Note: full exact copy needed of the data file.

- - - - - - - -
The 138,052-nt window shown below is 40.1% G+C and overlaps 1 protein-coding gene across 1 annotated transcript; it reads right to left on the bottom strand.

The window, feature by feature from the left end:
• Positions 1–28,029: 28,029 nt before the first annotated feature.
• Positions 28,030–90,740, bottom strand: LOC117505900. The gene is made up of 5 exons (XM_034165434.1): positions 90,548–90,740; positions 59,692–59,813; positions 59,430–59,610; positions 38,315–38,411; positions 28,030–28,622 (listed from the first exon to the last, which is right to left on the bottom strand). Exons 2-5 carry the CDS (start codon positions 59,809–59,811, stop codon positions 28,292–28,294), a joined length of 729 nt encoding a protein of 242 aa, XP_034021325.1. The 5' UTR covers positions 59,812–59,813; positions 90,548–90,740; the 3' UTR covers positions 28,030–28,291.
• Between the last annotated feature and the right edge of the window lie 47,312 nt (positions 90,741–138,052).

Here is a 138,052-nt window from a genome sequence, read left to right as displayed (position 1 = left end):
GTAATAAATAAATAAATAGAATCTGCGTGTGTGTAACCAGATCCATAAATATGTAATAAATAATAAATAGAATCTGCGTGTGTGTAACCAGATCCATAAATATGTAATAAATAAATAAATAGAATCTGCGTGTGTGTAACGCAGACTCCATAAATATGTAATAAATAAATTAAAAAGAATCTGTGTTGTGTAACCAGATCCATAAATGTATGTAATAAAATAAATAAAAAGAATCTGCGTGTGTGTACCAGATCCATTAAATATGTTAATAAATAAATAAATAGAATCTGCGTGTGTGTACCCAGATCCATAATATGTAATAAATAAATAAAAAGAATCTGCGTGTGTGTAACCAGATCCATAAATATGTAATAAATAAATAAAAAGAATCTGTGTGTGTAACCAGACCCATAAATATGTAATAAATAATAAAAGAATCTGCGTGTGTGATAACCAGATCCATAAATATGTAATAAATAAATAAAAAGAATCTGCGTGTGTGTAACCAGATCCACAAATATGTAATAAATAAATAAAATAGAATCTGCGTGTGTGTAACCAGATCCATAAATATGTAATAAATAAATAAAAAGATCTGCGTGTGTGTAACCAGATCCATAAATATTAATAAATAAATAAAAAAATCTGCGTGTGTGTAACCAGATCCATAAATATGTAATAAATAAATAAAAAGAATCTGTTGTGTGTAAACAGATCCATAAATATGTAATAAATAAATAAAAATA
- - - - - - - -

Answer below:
The 138,052-nt window shown below is 40.1% G+C and overlaps 1 protein-coding gene across 1 annotated transcript; it reads right to left on the bottom strand.

The window, feature by feature from the left end:
• Positions 1–28,029: 28,029 nt before the first annotated feature.
• Positions 28,030–90,740, bottom strand: LOC117505900. The gene is made up of 5 exons (XM_034165434.1): positions 90,548–90,740; positions 59,692–59,813; positions 59,430–59,610; positions 38,315–38,411; positions 28,030–28,622 (listed from the first exon to the last, which is right to left on the bottom strand). Exons 2-5 carry the CDS (start codon positions 59,809–59,811, stop codon positions 28,292–28,294), a joined length of 729 nt encoding a protein of 242 aa, XP_034021325.1. The 5' UTR covers positions 59,812–59,813; positions 90,548–90,740; the 3' UTR covers positions 28,030–28,291.
• Between the last annotated feature and the right edge of the window lie 47,312 nt (positions 90,741–138,052).

Here is a 138,052-nt window from a genome sequence, read left to right as displayed (position 1 = left end):
GTAATAAATAAATAAATAGAATCTGCGTGTGTGTAACCAGATCCATAAATATGTAATAAATAATAAATAGAATCTGCGTGTGTGTAACCAGATCCATAAATATGTAATAAATAAATAAATAGAATCTGCGTGTGTGTAACGCAGACTCCATAAATATGTAATAAATAAATTAAAAAGAATCTGTGTTGTGTAACCAGATCCATAAATGTATGTAATAAAATAAATAAAAAGAATCTGCGTGTGTGTACCAGATCCATTAAATATGTTAATAAATAAATAAATAGAATCTGCGTGTGTGTACCCAGATCCATAATATGTAATAAATAAATAAAAAGAATCTGCGTGTGTGTAACCAGATCCATAAATATGTAATAAATAAATAAAAAGAATCTGTGTGTGTAACCAGACCCATAAATATGTAATAAATAATAAAAGAATCTGCGTGTGTGATAACCAGATCCATAAATATGTAATAAATAAATAAAAAGAATCTGCGTGTGTGTAACCAGATCCACAAATATGTAATAAATAAATAAAATAGAATCTGCGTGTGTGTAACCAGATCCATAAATATGTAATAAATAAATAAAAAGATCTGCGTGTGTGTAACCAGATCCATAAATATTAATAAATAAATAAAAAAATCTGCGTGTGTGTAACCAGATCCATAAATATGTAATAAATAAATAAAAAGAATCTGTTGTGTGTAAACAGATCCATAAATATGTAATAAATAAATAAAAATA